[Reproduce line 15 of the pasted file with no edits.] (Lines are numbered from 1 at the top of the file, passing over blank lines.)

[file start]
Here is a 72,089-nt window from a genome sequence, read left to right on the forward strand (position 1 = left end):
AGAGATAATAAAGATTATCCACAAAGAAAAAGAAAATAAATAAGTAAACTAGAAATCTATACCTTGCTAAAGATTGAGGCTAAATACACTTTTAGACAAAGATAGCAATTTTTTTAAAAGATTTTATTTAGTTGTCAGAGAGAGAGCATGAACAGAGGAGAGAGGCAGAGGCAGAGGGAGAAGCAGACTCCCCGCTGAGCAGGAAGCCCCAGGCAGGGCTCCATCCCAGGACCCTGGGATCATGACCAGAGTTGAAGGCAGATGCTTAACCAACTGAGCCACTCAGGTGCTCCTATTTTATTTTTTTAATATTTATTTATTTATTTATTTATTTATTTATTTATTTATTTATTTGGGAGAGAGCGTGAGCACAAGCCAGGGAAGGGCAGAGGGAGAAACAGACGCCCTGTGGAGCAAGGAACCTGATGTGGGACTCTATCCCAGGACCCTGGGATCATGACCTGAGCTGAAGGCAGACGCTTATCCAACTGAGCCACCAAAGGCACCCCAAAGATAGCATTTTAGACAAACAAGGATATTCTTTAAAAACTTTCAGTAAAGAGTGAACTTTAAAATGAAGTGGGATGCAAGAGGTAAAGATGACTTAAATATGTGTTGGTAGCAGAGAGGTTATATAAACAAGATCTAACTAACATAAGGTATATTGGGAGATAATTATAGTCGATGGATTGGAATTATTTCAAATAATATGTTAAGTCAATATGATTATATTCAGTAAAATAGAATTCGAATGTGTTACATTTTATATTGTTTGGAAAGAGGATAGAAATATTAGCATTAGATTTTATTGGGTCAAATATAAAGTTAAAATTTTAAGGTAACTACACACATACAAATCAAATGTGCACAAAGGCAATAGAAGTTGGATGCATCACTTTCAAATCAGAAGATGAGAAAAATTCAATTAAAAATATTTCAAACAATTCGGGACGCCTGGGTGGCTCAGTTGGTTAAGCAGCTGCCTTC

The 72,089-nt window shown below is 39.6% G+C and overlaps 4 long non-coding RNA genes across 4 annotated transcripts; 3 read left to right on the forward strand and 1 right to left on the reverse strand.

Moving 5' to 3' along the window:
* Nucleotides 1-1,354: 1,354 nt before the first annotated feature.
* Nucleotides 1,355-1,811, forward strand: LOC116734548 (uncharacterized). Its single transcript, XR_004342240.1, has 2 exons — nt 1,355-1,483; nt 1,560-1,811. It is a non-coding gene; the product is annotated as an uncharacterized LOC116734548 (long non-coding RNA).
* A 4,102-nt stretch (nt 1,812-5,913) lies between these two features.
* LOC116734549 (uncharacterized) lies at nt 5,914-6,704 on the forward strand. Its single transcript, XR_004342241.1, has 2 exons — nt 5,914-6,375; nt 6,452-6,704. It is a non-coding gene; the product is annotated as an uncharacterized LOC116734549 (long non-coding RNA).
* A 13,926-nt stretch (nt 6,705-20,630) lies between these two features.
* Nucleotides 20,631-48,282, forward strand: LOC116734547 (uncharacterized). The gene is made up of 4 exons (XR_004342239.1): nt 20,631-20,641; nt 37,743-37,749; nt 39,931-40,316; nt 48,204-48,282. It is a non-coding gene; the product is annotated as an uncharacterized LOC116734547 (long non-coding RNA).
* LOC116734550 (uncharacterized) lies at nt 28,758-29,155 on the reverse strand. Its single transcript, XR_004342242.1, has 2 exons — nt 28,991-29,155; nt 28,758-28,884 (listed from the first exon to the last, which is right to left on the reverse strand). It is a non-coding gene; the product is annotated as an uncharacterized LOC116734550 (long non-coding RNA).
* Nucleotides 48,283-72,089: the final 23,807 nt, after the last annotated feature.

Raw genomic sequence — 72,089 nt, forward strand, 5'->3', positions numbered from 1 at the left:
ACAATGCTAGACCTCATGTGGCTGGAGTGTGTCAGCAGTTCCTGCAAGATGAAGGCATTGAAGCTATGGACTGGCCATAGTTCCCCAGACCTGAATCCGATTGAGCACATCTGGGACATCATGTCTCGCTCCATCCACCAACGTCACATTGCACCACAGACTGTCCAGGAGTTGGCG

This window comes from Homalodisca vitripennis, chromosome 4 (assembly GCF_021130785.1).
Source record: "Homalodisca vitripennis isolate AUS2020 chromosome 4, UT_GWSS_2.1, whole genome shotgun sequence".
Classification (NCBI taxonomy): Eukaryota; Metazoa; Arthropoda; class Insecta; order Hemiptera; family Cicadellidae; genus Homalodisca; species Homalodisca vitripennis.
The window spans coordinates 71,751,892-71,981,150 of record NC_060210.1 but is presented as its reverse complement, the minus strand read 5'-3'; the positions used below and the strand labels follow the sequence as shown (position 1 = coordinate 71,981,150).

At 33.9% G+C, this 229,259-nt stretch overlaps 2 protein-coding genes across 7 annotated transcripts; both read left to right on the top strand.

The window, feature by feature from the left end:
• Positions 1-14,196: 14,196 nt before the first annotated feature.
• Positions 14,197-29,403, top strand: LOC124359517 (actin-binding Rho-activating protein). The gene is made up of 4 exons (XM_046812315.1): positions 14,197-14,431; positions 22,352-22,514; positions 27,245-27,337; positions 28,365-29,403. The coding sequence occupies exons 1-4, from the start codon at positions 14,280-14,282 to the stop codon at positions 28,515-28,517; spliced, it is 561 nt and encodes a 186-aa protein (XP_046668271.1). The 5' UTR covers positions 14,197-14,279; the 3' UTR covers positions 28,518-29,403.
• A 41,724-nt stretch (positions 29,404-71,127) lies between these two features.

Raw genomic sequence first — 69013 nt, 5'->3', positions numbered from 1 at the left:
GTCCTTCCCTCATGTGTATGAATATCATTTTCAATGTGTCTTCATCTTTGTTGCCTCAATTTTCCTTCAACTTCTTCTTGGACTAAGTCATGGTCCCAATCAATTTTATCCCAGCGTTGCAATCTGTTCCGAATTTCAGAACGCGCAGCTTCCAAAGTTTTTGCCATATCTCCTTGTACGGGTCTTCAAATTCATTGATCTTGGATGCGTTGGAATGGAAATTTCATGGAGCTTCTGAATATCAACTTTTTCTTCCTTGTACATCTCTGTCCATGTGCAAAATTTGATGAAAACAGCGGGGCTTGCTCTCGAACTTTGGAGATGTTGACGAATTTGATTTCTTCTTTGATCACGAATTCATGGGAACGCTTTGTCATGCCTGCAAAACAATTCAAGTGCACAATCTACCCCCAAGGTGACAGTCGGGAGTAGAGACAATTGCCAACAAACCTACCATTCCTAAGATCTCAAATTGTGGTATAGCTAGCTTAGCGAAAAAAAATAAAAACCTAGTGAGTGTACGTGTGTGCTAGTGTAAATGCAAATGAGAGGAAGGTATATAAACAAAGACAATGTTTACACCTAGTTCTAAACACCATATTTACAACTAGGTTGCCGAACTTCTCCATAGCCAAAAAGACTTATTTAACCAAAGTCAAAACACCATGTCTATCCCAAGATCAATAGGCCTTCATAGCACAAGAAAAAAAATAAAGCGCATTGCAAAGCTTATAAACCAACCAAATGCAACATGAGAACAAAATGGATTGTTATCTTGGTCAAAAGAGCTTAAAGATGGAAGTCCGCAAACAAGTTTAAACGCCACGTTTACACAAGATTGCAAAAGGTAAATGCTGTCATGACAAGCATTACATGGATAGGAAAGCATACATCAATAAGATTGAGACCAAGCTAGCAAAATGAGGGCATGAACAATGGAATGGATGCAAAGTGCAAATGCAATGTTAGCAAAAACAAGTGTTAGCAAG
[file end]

This window comes from Homalodisca vitripennis, chromosome 4 (assembly GCF_021130785.1).